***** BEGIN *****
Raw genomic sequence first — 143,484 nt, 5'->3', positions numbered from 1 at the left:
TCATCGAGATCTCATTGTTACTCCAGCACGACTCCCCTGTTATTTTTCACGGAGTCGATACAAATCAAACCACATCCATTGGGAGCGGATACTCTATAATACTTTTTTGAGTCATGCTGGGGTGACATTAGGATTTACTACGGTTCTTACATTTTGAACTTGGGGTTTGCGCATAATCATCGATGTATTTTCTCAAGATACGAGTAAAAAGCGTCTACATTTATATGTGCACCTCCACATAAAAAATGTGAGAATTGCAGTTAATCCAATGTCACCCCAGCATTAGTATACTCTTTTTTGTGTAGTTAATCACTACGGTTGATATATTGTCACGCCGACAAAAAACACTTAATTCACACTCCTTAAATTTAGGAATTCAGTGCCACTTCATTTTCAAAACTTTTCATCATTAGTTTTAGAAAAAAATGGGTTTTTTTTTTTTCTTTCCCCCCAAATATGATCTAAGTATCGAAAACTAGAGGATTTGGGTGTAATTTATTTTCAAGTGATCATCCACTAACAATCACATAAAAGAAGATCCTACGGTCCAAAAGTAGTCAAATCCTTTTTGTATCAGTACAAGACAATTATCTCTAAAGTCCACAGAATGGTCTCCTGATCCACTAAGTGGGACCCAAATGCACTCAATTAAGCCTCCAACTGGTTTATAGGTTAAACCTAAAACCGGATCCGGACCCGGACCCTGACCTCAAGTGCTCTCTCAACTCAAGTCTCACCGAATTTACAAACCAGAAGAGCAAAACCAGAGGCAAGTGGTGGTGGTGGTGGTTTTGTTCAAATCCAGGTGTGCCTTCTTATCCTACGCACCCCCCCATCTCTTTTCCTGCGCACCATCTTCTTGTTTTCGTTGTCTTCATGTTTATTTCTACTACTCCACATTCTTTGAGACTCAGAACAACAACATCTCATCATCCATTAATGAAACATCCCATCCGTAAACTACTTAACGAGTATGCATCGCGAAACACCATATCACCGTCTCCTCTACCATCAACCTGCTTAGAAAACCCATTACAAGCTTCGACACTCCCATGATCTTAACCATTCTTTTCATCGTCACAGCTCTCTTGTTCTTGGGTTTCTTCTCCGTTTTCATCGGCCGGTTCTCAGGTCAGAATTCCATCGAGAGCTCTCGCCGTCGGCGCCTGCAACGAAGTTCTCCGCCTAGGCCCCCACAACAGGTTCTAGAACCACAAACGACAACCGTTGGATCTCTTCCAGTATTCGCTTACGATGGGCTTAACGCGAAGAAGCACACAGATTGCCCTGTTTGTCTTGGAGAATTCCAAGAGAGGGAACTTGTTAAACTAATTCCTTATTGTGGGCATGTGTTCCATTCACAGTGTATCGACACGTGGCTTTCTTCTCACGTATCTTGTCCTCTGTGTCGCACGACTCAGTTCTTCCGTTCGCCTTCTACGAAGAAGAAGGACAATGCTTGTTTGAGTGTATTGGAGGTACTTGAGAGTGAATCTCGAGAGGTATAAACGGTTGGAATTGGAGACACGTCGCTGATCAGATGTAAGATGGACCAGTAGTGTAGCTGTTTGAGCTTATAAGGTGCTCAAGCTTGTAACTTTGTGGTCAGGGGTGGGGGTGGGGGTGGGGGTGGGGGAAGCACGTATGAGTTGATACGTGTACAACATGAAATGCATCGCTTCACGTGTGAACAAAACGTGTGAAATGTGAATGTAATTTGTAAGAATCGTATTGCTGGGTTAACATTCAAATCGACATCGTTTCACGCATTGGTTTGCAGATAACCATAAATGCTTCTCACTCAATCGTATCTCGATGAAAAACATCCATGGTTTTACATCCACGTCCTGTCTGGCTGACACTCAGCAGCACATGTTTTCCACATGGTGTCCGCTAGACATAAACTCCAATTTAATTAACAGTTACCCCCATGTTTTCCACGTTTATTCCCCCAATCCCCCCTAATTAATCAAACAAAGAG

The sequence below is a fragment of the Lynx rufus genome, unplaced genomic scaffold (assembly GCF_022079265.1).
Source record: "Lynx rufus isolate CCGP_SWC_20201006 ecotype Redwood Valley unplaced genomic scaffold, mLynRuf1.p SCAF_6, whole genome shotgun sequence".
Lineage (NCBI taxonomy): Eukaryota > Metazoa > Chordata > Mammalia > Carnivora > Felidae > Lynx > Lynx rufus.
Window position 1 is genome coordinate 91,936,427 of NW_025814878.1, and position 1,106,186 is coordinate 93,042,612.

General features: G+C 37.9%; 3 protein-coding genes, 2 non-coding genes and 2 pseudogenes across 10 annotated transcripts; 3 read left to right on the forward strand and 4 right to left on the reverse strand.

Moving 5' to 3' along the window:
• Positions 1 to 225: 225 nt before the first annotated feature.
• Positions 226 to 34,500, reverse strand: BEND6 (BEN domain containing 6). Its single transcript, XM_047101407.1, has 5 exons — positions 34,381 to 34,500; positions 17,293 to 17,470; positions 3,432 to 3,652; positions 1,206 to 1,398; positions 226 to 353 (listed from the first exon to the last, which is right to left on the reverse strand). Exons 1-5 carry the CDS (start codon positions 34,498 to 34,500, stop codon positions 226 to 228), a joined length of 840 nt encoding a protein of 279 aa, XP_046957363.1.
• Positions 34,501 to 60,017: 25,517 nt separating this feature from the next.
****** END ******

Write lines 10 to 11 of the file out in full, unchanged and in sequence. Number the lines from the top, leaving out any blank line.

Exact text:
• Positions 226 to 34,500, reverse strand: BEND6 (BEN domain containing 6). Its single transcript, XM_047101407.1, has 5 exons — positions 34,381 to 34,500; positions 17,293 to 17,470; positions 3,432 to 3,652; positions 1,206 to 1,398; positions 226 to 353 (listed from the first exon to the last, which is right to left on the reverse strand). Exons 1-5 carry the CDS (start codon positions 34,498 to 34,500, stop codon positions 226 to 228), a joined length of 840 nt encoding a protein of 279 aa, XP_046957363.1.
• Positions 34,501 to 60,017: 25,517 nt separating this feature from the next.